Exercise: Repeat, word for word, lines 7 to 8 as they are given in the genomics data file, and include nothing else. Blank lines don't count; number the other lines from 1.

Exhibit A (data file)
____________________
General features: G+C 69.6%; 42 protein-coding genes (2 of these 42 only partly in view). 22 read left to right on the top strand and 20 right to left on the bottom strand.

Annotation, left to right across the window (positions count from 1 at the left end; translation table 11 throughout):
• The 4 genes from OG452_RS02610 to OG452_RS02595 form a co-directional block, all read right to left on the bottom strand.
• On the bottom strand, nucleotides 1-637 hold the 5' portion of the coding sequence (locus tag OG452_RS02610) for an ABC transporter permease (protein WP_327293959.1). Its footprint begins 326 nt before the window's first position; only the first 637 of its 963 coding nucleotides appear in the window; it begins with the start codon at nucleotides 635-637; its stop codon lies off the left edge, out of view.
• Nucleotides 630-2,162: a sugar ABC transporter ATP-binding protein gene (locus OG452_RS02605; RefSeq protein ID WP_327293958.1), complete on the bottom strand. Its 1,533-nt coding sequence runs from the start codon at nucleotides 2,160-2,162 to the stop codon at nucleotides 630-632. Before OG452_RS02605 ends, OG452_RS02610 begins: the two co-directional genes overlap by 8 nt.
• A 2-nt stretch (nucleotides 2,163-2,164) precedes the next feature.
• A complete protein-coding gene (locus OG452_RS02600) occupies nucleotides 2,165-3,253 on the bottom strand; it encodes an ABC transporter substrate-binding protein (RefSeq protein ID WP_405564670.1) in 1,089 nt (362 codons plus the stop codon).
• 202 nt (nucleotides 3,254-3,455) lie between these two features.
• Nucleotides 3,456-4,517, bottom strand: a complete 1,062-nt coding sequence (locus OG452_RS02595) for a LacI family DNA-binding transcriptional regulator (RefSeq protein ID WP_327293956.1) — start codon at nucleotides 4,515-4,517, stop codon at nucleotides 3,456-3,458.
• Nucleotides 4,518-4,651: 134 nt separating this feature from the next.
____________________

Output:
• A complete protein-coding gene (locus OG452_RS02600) occupies nucleotides 2,165-3,253 on the bottom strand; it encodes an ABC transporter substrate-binding protein (RefSeq protein ID WP_405564670.1) in 1,089 nt (362 codons plus the stop codon).
• 202 nt (nucleotides 3,254-3,455) lie between these two features.